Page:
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      • Blue Deer
      • YNAB Lover
      • Cornflower_Blue_Memory.4
      • 1 yr ago
      • Reported - view

      Faness  Thank you! Great info!!

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  • I actually use two different methods for my two FSAs.  For my healthcare FSA, I have an on-budget account.  On Jan 1 that account has an inflow for the total FSA election amount, which I categorize as Inflow:TBB.  I then immediately budget it to the medical category.  All medical expenses are categorized as medical, and flagged purple and get a "Do FSA" memo.  When the reimbursement happens, it's an on-budget transfer.  It works pretty well.

    For my Dependent Care FSA, I budget for the category with regular income so there is enough to pay bills when they arrive, and then submit receipts/claim forms to the FSA administrator.  When the money comes in, usually once a month, I categorize it as Inflow:TBB and budget it with all my paycheck income when I do my budgeting at the beginning of each month.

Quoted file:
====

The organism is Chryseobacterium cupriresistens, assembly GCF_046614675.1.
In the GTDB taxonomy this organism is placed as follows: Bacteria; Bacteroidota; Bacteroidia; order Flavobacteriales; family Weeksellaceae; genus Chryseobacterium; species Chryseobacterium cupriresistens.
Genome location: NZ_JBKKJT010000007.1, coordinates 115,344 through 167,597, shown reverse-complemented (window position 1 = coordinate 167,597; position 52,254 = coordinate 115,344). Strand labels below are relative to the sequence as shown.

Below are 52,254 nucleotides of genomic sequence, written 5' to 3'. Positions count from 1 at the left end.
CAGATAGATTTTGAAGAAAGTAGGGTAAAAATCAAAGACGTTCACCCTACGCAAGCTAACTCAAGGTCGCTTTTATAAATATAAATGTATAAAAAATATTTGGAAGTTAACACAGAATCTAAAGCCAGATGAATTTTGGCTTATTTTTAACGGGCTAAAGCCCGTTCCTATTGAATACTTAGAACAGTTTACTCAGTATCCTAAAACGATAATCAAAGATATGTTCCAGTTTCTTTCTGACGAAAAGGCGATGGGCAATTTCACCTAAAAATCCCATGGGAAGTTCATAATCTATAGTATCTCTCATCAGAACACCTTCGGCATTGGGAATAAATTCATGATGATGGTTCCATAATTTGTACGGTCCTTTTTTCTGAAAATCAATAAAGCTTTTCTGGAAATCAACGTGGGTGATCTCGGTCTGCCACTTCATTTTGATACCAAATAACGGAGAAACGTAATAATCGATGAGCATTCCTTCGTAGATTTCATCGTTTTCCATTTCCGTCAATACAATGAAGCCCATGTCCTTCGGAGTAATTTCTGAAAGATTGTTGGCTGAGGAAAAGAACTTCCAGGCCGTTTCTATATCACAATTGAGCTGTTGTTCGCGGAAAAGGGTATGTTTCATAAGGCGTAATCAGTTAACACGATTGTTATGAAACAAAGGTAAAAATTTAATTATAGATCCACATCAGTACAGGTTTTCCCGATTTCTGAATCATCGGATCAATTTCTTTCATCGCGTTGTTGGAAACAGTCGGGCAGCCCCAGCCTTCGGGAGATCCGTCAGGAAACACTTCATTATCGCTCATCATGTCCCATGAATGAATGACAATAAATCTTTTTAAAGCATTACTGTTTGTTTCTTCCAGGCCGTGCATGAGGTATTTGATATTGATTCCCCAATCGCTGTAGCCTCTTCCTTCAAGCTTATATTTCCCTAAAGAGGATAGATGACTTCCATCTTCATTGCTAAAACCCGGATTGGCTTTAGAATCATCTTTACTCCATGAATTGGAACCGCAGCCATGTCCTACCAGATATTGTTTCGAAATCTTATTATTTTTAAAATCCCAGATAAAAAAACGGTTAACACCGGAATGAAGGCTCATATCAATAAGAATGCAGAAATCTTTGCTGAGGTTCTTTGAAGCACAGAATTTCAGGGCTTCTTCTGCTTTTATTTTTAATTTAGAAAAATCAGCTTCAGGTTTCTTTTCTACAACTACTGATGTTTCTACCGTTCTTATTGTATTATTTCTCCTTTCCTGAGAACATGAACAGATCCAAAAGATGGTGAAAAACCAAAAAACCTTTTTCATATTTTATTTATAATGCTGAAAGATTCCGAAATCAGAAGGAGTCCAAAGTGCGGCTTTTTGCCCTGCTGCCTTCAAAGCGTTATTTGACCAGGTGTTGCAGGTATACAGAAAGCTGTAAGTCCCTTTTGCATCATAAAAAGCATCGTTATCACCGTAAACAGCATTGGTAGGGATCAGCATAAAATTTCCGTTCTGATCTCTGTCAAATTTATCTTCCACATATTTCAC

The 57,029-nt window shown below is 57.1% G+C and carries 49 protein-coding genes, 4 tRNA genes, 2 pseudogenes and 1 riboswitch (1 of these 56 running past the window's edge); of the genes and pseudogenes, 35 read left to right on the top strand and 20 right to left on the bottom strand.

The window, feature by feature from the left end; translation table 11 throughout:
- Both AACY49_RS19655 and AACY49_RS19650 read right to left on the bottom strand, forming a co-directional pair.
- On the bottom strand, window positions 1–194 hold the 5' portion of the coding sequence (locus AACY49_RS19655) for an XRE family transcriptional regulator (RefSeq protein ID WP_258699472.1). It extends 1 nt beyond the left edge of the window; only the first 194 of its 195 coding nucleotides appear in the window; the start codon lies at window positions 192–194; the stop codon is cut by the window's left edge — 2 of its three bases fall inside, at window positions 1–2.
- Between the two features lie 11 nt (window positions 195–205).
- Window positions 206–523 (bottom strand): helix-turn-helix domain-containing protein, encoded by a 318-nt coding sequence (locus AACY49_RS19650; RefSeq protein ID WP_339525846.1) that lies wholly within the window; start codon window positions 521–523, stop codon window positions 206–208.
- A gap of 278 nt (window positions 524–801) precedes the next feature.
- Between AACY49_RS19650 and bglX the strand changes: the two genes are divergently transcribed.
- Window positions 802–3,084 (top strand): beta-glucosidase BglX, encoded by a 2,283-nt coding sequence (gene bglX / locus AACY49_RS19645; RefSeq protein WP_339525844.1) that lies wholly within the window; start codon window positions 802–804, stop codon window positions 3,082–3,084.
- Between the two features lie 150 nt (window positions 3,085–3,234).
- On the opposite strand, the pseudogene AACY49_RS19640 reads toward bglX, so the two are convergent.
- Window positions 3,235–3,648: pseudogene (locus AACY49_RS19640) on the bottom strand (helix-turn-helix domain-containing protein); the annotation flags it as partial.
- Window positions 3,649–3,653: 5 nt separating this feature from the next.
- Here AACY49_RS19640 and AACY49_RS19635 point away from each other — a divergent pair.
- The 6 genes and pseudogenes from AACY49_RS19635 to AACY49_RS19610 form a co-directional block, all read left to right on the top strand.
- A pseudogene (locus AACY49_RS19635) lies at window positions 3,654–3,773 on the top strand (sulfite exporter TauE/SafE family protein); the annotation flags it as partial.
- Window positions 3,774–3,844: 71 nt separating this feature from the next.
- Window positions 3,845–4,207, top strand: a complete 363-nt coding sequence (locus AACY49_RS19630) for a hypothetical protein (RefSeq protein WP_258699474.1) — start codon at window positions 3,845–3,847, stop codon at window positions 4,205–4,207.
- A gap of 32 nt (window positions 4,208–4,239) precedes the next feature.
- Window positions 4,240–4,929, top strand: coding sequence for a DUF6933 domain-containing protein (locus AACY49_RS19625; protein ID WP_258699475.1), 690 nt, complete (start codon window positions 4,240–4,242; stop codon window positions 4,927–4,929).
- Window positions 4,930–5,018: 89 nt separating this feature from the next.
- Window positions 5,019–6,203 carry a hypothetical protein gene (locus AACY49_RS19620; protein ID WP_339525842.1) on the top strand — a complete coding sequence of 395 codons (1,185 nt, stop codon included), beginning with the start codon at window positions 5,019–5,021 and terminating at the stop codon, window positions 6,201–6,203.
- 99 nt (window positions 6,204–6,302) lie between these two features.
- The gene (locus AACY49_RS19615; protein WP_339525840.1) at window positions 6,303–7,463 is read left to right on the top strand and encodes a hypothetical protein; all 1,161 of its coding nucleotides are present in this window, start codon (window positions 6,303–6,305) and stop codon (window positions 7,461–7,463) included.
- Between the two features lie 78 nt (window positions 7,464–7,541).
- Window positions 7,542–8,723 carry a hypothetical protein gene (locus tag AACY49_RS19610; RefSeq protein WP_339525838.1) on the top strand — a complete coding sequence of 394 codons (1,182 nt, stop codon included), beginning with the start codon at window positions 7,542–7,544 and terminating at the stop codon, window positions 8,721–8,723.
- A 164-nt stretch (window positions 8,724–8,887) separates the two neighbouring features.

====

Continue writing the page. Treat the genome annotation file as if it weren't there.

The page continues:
Reply Like 1
  • When I had an FSA, I never kept track of it in YNAB (It just didn't make sense to me to track it there since it would just have to be closed or zeroed out at year end).  I typically just used the FSA debit card for those expenses.

    When I didn't use the debit card and paid out of my checking: I had two medical accounts - One that is for qualified reimbursement and one for the things that didn't qualify. When I received the money, I just put it directly into the Qualified Medical category and let it zero out on it's own. (avoiding the TBB all together) i.e. Payee: (name of FSA handling company), Category: Medical(FSA Qualified), Inflow: Amount